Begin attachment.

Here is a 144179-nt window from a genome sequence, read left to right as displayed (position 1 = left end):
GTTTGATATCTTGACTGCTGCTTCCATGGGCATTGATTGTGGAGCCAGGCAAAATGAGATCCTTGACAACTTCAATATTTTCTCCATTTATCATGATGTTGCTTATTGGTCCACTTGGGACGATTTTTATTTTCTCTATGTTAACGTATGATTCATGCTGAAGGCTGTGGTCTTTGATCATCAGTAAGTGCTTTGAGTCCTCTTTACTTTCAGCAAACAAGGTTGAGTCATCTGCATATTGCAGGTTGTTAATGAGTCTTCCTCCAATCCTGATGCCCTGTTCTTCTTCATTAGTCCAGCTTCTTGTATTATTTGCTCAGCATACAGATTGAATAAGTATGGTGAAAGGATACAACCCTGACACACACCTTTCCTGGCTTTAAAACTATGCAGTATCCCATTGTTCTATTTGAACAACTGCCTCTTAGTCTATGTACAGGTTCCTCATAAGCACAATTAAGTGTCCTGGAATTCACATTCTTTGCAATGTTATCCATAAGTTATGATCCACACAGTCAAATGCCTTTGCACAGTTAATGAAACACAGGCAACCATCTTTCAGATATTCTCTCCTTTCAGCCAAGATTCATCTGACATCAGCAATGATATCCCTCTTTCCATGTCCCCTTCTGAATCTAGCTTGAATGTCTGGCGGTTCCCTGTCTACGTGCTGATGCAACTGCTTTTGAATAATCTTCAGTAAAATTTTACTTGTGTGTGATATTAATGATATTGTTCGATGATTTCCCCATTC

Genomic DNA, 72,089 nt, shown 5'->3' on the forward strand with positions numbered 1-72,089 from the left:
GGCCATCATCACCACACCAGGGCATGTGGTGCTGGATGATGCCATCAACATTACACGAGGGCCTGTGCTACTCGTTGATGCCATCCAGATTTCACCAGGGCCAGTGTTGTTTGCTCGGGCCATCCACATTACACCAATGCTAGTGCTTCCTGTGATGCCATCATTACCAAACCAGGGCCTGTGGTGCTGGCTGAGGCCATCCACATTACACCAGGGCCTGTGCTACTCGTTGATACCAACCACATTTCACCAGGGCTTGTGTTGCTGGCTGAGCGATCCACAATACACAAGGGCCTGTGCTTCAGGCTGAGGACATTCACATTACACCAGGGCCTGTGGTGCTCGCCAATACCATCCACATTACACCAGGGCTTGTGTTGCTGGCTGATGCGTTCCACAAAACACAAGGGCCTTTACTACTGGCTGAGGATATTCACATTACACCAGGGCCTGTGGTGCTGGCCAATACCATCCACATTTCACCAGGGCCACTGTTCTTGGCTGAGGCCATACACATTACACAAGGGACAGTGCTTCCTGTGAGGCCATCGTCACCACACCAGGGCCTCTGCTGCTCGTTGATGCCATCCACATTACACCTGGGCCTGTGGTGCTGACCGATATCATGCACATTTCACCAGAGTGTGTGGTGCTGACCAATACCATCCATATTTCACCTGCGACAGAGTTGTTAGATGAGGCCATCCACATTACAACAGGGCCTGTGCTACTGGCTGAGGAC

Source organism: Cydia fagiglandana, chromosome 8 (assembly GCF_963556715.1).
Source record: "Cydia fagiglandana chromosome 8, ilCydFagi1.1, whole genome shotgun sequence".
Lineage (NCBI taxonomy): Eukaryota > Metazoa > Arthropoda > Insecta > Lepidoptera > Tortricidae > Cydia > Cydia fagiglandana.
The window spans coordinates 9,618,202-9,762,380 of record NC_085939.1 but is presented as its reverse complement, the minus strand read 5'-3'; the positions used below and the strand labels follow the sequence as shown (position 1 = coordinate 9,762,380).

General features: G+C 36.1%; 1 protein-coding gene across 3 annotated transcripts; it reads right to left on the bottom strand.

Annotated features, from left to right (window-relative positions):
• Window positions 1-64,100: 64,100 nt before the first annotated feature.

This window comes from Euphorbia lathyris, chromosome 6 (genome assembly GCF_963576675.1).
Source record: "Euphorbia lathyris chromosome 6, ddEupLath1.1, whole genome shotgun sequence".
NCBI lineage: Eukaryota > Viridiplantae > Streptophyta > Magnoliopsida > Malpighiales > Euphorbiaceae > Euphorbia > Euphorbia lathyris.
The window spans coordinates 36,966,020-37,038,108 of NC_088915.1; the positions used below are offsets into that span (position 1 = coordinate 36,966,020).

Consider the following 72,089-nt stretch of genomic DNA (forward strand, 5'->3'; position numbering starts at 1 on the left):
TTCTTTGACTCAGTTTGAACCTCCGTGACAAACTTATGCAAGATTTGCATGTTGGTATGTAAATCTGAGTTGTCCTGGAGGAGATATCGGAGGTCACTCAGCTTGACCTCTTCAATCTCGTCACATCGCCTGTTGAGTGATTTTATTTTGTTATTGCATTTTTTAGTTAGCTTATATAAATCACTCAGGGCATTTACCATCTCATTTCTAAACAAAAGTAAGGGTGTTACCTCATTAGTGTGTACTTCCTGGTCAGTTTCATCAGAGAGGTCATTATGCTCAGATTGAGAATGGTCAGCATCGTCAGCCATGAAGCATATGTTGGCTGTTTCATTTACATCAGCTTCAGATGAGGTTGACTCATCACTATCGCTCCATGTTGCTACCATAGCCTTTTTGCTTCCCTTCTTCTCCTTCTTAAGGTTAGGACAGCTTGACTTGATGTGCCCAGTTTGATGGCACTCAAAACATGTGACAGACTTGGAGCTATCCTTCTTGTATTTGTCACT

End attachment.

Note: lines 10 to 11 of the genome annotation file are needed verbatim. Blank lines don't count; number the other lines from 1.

Annotated features, from left to right (window-relative positions):
• Window positions 1-64,100: 64,100 nt before the first annotated feature.